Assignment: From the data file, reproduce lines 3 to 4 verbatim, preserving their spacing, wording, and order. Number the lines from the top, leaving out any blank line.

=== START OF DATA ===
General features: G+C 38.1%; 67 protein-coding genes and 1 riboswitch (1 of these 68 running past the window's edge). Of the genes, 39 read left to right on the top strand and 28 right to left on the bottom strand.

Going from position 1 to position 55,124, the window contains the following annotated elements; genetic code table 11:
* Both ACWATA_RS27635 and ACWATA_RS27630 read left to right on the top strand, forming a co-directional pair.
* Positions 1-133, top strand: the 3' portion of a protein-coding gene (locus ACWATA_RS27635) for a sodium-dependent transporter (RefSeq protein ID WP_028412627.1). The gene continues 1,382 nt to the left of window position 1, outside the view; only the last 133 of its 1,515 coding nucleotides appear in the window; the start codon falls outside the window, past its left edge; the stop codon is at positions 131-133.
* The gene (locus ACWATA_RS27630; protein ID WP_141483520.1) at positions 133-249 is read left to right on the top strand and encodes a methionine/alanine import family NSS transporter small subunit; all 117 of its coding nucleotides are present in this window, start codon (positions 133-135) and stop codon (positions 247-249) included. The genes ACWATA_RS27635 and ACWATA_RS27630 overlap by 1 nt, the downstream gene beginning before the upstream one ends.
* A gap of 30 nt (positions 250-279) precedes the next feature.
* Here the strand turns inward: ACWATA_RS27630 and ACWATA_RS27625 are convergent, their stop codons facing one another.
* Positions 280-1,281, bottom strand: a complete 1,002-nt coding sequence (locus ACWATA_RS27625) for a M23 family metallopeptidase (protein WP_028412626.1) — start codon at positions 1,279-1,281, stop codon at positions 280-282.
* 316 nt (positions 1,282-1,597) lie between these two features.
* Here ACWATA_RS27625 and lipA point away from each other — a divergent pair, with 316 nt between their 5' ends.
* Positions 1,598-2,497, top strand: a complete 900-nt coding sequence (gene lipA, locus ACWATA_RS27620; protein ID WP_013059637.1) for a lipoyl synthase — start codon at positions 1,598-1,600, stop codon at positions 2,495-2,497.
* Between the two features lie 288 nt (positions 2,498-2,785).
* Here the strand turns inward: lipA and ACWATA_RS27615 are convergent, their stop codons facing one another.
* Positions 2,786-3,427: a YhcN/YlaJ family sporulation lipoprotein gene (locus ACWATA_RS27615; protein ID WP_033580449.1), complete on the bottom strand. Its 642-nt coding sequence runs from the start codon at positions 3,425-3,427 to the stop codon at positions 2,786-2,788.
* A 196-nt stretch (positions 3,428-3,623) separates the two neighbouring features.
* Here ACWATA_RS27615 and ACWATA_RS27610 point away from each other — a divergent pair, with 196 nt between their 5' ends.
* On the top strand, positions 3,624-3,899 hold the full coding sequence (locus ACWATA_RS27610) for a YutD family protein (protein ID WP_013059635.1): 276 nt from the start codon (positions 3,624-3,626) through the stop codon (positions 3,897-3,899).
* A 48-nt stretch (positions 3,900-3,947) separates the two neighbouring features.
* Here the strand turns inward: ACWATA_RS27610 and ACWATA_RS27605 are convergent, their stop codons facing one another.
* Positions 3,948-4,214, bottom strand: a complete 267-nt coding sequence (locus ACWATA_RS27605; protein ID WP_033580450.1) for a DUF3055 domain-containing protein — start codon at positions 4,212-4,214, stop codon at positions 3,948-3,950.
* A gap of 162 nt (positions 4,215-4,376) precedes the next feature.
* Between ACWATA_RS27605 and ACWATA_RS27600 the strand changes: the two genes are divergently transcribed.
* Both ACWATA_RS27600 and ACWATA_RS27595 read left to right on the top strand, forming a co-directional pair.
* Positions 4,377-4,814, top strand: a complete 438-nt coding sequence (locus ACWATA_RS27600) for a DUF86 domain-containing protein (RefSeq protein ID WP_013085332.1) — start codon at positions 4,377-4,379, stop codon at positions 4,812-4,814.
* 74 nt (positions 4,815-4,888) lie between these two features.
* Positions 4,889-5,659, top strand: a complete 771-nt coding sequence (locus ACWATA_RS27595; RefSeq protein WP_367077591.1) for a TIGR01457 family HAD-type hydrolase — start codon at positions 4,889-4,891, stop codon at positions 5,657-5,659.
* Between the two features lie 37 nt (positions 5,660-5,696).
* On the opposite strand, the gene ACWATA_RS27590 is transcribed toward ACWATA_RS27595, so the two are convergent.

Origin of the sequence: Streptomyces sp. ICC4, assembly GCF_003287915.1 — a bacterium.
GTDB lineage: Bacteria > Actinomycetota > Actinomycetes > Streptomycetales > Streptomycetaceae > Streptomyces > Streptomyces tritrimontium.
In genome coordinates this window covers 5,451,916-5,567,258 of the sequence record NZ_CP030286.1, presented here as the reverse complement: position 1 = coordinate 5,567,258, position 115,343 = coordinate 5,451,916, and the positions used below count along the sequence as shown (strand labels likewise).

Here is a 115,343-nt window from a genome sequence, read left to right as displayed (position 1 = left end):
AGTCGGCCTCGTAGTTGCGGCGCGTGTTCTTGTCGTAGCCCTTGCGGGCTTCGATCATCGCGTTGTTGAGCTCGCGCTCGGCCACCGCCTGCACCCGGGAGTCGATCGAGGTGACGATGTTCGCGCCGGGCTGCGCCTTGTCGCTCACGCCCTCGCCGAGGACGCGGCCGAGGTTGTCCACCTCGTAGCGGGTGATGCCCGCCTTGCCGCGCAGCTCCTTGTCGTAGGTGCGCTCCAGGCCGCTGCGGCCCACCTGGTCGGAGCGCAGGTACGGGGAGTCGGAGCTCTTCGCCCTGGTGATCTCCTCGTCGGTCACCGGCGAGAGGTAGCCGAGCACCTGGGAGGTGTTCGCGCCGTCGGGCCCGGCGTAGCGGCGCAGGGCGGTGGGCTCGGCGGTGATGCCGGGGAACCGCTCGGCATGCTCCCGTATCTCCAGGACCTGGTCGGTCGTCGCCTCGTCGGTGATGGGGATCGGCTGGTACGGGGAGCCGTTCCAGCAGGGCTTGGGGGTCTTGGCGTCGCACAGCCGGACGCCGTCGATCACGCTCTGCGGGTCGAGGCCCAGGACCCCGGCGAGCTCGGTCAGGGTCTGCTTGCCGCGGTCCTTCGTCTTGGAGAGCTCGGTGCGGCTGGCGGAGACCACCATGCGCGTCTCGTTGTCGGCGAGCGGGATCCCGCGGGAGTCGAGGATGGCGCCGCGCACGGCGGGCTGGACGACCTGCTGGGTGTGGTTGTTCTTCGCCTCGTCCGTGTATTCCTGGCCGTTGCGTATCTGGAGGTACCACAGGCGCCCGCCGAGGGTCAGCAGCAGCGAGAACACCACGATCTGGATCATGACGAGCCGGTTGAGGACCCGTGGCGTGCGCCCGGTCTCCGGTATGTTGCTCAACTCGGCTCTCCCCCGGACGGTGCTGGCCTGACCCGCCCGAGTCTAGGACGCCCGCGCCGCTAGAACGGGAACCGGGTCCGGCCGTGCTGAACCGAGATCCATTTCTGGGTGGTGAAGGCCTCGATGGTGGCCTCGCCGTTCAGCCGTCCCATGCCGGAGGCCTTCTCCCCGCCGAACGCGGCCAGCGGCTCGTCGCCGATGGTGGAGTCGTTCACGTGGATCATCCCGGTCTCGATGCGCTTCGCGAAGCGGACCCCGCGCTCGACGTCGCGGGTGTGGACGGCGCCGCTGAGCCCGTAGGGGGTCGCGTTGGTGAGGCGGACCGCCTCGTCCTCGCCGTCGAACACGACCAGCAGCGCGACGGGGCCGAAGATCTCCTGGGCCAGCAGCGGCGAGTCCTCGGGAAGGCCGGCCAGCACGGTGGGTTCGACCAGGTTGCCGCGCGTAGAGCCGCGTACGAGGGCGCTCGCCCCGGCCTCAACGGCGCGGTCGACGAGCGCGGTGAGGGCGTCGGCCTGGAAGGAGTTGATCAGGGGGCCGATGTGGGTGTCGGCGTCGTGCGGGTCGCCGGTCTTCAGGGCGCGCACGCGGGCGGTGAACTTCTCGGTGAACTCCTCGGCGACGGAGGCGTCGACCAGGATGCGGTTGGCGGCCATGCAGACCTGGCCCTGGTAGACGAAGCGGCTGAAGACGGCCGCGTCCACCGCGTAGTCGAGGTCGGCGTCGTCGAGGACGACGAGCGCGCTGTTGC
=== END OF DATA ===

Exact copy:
* Both ACWATA_RS27635 and ACWATA_RS27630 read left to right on the top strand, forming a co-directional pair.
* Positions 1-133, top strand: the 3' portion of a protein-coding gene (locus ACWATA_RS27635) for a sodium-dependent transporter (RefSeq protein ID WP_028412627.1). The gene continues 1,382 nt to the left of window position 1, outside the view; only the last 133 of its 1,515 coding nucleotides appear in the window; the start codon falls outside the window, past its left edge; the stop codon is at positions 131-133.